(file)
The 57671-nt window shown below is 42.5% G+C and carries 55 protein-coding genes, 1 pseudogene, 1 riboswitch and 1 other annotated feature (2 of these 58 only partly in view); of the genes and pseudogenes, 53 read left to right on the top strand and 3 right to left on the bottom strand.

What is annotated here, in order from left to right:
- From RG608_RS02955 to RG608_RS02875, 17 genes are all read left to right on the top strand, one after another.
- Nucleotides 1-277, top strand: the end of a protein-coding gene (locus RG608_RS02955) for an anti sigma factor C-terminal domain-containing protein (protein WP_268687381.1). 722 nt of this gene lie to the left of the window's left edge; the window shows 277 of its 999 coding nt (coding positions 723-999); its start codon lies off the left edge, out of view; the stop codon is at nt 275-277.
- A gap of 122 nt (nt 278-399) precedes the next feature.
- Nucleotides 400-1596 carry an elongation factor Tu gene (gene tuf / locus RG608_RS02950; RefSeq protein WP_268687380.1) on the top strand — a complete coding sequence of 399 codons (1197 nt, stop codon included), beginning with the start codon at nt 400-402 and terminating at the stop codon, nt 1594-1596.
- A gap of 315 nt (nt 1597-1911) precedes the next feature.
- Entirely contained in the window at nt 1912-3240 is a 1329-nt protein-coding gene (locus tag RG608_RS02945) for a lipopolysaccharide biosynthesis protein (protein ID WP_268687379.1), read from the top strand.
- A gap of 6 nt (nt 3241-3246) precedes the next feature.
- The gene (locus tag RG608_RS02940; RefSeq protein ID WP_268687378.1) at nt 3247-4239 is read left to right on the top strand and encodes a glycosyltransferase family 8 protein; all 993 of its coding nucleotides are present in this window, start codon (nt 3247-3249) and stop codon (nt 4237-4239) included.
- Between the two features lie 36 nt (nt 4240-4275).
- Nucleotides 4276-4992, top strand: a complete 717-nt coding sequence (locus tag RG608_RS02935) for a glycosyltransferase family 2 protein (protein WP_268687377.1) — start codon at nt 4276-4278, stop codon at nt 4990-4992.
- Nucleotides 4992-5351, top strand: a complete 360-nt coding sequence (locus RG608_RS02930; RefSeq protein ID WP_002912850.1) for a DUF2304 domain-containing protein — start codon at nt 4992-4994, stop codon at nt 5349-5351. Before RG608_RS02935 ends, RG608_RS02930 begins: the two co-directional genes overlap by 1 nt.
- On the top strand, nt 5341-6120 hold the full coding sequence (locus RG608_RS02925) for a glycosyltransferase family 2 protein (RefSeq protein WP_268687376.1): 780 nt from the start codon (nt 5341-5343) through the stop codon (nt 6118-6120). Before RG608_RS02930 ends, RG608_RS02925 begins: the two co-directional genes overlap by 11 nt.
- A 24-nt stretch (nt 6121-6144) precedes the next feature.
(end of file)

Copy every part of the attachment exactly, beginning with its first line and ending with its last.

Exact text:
The 57671-nt window shown below is 42.5% G+C and carries 55 protein-coding genes, 1 pseudogene, 1 riboswitch and 1 other annotated feature (2 of these 58 only partly in view); of the genes and pseudogenes, 53 read left to right on the top strand and 3 right to left on the bottom strand.

What is annotated here, in order from left to right:
- From RG608_RS02955 to RG608_RS02875, 17 genes are all read left to right on the top strand, one after another.
- Nucleotides 1-277, top strand: the end of a protein-coding gene (locus RG608_RS02955) for an anti sigma factor C-terminal domain-containing protein (protein WP_268687381.1). 722 nt of this gene lie to the left of the window's left edge; the window shows 277 of its 999 coding nt (coding positions 723-999); its start codon lies off the left edge, out of view; the stop codon is at nt 275-277.
- A gap of 122 nt (nt 278-399) precedes the next feature.
- Nucleotides 400-1596 carry an elongation factor Tu gene (gene tuf / locus RG608_RS02950; RefSeq protein WP_268687380.1) on the top strand — a complete coding sequence of 399 codons (1197 nt, stop codon included), beginning with the start codon at nt 400-402 and terminating at the stop codon, nt 1594-1596.
- A gap of 315 nt (nt 1597-1911) precedes the next feature.
- Entirely contained in the window at nt 1912-3240 is a 1329-nt protein-coding gene (locus tag RG608_RS02945) for a lipopolysaccharide biosynthesis protein (protein ID WP_268687379.1), read from the top strand.
- A gap of 6 nt (nt 3241-3246) precedes the next feature.
- The gene (locus tag RG608_RS02940; RefSeq protein ID WP_268687378.1) at nt 3247-4239 is read left to right on the top strand and encodes a glycosyltransferase family 8 protein; all 993 of its coding nucleotides are present in this window, start codon (nt 3247-3249) and stop codon (nt 4237-4239) included.
- Between the two features lie 36 nt (nt 4240-4275).
- Nucleotides 4276-4992, top strand: a complete 717-nt coding sequence (locus tag RG608_RS02935) for a glycosyltransferase family 2 protein (protein WP_268687377.1) — start codon at nt 4276-4278, stop codon at nt 4990-4992.
- Nucleotides 4992-5351, top strand: a complete 360-nt coding sequence (locus RG608_RS02930; RefSeq protein ID WP_002912850.1) for a DUF2304 domain-containing protein — start codon at nt 4992-4994, stop codon at nt 5349-5351. Before RG608_RS02935 ends, RG608_RS02930 begins: the two co-directional genes overlap by 1 nt.
- On the top strand, nt 5341-6120 hold the full coding sequence (locus RG608_RS02925) for a glycosyltransferase family 2 protein (RefSeq protein WP_268687376.1): 780 nt from the start codon (nt 5341-5343) through the stop codon (nt 6118-6120). Before RG608_RS02930 ends, RG608_RS02925 begins: the two co-directional genes overlap by 11 nt.
- A 24-nt stretch (nt 6121-6144) precedes the next feature.